Who Should Win the NWSL Awards?

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We have reached award season as the NWSL regular season comes to an end. And, while I am firmly in the camp that awards don’t matter all that much, if we’re going to have them I do believe they should go to the correct people.

World Cup and Olympic years are always a bit odd in terms of giving out awards. Do we focus on who was there all year, grade internationals on a curve, what makes a player most valuable? It’s as much of an art as it is a science to try to give an answer to each award that feels not only correct but satisfying. Giving awards speaks as much about the giver of the award as it does the person getting the award.

So for the record, yes the World Cup happened and some players didn’t see all the minutes they might have in a less internationally heavy year. That will be taken into account but, like life, one factor is not the whole story. I’ve tried to find the right balance between who held the league down all year and who still shown brightest even when 50+ players were pulled out.


Most Valuable Player: Sam Kerr, Chicago Red Stars

Sam Kerr finished 2019 with a record setting – a record she held herself – 18 goals and 5 assists. Her 19 games played leaves 5 games on the table as she missed time in the league to go to France with the Australian national team.
When Sam Kerr is on the pitch, even when another teammate is scoring the goals, eyes linger on Kerr as greatness is just expected in the league at this point. She is perhaps the greatest player in the NWSL’s history. If this is her last year – reports say she may be heading overseas – she has put on quite a show while still here.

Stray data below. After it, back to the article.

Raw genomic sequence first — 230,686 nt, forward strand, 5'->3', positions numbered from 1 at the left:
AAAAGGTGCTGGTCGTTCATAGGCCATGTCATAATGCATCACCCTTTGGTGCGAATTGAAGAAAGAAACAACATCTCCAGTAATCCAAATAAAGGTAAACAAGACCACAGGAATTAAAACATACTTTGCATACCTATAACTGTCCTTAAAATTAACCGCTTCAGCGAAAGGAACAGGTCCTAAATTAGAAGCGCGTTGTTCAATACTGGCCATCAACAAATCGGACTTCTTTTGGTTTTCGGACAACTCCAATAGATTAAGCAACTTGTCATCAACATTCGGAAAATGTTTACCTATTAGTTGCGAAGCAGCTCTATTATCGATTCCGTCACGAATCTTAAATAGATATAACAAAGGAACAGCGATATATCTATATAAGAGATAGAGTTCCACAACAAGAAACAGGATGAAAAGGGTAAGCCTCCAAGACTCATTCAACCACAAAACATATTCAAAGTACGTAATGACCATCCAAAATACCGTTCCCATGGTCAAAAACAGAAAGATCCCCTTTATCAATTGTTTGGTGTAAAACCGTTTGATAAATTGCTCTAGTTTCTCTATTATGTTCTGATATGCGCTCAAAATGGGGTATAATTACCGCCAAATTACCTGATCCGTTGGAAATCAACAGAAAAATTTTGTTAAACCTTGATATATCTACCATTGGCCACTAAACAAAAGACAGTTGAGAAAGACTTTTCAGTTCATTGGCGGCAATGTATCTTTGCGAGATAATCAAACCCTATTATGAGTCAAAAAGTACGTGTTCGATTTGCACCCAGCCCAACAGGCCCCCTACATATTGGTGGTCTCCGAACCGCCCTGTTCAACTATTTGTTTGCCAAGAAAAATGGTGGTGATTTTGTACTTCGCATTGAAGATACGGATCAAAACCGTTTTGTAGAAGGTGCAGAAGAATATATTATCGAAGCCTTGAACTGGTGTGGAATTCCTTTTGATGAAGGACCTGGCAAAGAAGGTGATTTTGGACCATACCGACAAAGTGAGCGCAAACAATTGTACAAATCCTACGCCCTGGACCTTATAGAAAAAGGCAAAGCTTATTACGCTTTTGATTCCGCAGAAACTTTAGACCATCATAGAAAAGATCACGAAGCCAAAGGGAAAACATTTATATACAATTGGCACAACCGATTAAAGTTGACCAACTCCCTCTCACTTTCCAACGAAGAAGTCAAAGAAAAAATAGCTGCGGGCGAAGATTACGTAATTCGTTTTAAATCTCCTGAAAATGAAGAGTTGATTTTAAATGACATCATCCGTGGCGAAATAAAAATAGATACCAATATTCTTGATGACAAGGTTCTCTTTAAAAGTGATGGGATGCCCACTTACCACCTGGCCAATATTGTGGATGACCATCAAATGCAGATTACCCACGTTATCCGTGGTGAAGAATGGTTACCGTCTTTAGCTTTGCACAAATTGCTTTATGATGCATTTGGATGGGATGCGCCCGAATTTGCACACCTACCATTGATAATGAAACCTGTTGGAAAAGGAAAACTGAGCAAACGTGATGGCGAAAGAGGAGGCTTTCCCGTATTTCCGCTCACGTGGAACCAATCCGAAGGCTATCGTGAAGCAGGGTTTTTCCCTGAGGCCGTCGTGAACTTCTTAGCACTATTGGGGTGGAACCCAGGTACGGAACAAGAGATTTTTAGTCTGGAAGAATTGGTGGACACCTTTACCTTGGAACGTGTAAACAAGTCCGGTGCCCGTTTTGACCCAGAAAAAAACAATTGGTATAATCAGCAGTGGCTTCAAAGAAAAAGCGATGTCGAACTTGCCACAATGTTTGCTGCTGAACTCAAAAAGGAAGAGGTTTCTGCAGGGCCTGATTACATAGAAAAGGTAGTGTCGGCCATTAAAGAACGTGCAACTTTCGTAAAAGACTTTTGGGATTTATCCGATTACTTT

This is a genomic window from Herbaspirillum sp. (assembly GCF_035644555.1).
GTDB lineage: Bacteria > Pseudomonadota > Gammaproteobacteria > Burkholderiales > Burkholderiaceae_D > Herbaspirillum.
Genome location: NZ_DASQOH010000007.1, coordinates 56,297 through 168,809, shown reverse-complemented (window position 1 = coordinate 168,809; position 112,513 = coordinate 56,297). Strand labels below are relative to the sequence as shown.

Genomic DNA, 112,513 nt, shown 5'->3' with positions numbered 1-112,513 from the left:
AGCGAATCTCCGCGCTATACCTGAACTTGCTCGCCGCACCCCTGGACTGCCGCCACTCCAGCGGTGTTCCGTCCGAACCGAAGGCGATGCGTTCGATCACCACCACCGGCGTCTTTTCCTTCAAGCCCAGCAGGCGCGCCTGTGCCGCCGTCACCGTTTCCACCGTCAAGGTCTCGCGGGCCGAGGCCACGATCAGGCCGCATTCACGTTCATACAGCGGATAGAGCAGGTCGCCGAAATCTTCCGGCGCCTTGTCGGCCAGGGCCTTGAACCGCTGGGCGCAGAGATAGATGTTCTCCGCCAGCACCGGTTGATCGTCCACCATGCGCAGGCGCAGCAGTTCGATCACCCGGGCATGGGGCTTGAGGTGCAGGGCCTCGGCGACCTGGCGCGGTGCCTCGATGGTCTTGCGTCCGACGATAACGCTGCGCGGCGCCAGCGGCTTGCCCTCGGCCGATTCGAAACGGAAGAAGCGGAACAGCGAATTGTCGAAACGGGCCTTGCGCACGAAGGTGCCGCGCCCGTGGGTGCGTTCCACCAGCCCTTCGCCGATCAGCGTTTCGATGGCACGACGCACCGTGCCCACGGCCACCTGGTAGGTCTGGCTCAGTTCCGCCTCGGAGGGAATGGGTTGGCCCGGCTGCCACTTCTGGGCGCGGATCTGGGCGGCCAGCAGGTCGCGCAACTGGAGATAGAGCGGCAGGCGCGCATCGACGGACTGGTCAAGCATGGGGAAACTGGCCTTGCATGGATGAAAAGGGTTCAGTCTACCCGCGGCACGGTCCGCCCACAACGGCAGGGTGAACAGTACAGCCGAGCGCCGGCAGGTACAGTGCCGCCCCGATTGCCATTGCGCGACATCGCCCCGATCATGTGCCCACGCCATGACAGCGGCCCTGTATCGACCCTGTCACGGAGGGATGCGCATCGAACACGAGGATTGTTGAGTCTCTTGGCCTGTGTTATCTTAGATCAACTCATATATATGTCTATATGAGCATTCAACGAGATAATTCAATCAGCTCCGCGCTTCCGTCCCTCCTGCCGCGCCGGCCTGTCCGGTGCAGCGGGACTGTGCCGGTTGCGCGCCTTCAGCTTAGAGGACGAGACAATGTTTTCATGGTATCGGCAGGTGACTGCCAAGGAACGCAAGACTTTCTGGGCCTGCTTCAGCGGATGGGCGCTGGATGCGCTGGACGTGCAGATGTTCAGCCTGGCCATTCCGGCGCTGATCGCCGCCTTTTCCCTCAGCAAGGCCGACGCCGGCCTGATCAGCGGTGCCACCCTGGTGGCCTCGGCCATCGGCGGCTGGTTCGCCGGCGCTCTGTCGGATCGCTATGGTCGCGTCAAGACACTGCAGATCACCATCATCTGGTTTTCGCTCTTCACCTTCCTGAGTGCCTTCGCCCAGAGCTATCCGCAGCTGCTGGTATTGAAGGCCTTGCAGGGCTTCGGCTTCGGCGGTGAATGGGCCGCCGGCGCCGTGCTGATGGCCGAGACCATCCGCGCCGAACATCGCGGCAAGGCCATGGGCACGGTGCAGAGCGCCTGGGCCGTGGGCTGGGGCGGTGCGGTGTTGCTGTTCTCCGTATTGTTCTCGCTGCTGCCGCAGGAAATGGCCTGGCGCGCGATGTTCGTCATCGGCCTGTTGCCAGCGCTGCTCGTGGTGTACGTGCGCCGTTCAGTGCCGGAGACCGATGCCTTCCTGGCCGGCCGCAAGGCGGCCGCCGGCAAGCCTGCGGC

Defender of the Year: Casey Short

Chicago Red Stars

It is never easy being one of the last players cut from a USWNT World Cup roster. In 2015 Crystal Dunn lit up the NWSL after being the last player cut and in 2019 it was Casey Short’s year to show it may have been a mistake to leave her behind.

Short is a more defensive outside back than you’d find from Dunn or Kelley O’Hara. But no current NWSL outside back has her defensive chops. She might be the toughest one vs one defender we’ve seen in the league, able to take on any of the world class forwards she comes up against. The Defender of the Year has, so far, always gone to a centerback. But this year Short has shown that outside backs can provide stout defense, as well as leading their backlines, as well as any center back could.

Goalkeeper of the Year: Kailen Sheridan

Sky Blue FC

In a year where Sky Blue had more ups than in the last few years, goalkeeper Kailen Sheridan was their brightest spot. Since being drafted by the team in 2017 she has been a consistent bright spot for the team.

This season she had 86 saves off of 111 shots on goal faced, tied with Aubrey Bledsoe of the Washington Spirit. In her 19 appearances (she was in France with Canada for the World Cup) she showed why she belongs in the top goalkeeping spot for the year. Working behind a backline that was often a bit rough, she managed three clean sheets to go with her 86 saves.